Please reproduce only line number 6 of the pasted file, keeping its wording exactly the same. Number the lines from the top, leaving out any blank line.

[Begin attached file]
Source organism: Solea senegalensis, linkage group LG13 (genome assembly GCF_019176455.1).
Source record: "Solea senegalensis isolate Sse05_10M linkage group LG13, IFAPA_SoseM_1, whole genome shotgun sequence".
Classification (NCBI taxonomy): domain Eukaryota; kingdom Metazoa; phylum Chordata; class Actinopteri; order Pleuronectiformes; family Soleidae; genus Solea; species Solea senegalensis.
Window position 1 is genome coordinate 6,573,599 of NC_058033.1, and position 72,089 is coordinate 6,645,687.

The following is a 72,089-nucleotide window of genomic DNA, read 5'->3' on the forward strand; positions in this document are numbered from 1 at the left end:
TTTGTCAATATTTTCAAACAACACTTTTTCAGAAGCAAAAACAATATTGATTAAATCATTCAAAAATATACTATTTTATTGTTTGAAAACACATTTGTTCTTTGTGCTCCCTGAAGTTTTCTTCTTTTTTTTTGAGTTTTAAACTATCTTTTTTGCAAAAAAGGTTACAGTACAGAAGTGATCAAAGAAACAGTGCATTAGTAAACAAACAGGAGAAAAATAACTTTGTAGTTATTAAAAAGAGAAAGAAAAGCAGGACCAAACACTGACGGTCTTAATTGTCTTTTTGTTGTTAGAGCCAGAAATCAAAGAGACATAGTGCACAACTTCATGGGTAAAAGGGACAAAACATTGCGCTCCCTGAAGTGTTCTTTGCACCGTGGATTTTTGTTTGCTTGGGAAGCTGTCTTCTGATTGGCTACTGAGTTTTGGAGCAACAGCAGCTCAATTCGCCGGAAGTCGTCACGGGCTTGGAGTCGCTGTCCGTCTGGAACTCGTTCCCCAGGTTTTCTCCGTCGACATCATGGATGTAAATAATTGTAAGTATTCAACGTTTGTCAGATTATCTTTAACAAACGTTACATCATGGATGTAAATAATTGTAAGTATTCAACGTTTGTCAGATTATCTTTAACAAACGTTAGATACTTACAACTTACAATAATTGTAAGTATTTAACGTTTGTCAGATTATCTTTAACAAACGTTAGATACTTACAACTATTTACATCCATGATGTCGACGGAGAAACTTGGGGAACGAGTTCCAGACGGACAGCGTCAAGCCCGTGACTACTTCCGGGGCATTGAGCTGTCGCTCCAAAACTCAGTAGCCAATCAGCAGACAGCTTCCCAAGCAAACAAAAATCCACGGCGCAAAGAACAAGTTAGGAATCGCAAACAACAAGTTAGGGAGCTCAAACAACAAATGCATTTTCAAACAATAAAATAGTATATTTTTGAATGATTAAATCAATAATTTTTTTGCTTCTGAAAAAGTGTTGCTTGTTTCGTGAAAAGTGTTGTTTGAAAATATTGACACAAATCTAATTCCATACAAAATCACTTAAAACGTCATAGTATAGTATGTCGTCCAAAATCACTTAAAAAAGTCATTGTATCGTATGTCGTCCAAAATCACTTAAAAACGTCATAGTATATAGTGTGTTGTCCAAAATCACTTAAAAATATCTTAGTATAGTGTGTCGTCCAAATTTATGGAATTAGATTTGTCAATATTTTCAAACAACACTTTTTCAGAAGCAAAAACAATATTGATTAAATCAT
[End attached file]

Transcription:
TTTGTCAATATTTTCAAACAACACTTTTTCAGAAGCAAAAACAATATTGATTAAATCATTCAAAAATATACTATTTTATTGTTTGAAAACACATTTGTTCTTTGTGCTCCCTGAAGTTTTCTTCTTTTTTTTTGAGTTTTAAACTATCTTTTTTGCAAAAAAGGTTACAGTACAGAAGTGATCAAAGAAACAGTGCATTAGTAAACAAACAGGAGAAAAATAACTTTGTAGTTATTAAAAAGAGAAAGAAAAGCAGGACCAAACACTGACGGTCTTAATTGTCTTTTTGTTGTTAGAGCCAGAAATCAAAGAGACATAGTGCACAACTTCATGGGTAAAAGGGACAAAACATTGCGCTCCCTGAAGTGTTCTTTGCACCGTGGATTTTTGTTTGCTTGGGAAGCTGTCTTCTGATTGGCTACTGAGTTTTGGAGCAACAGCAGCTCAATTCGCCGGAAGTCGTCACGGGCTTGGAGTCGCTGTCCGTCTGGAACTCGTTCCCCAGGTTTTCTCCGTCGACATCATGGATGTAAATAATTGTAAGTATTCAACGTTTGTCAGATTATCTTTAACAAACGTTACATCATGGATGTAAATAATTGTAAGTATTCAACGTTTGTCAGATTATCTTTAACAAACGTTAGATACTTACAACTTACAATAATTGTAAGTATTTAACGTTTGTCAGATTATCTTTAACAAACGTTAGATACTTACAACTATTTACATCCATGATGTCGACGGAGAAACTTGGGGAACGAGTTCCAGACGGACAGCGTCAAGCCCGTGACTACTTCCGGGGCATTGAGCTGTCGCTCCAAAACTCAGTAGCCAATCAGCAGACAGCTTCCCAAGCAAACAAAAATCCACGGCGCAAAGAACAAGTTAGGAATCGCAAACAACAAGTTAGGGAGCTCAAACAACAAATGCATTTTCAAACAATAAAATAGTATATTTTTGAATGATTAAATCAATAATTTTTTTGCTTCTGAAAAAGTGTTGCTTGTTTCGTGAAAAGTGTTGTTTGAAAATATTGACACAAATCTAATTCCATACAAAATCACTTAAAACGTCATAGTATAGTATGTCGTCCAAAATCACTTAAAAAAGTCATTGTATCGTATGTCGTCCAAAATCACTTAAAAACGTCATAGTATATAGTGTGTTGTCCAAAATCACTTAAAAATATCTTAGTATAGTGTGTCGTCCAAATTTATGGAATTAGATTTGTCAATATTTTCAAACAACACTTTTTCAGAAGCAAAAACAATATTGATTAAATCAT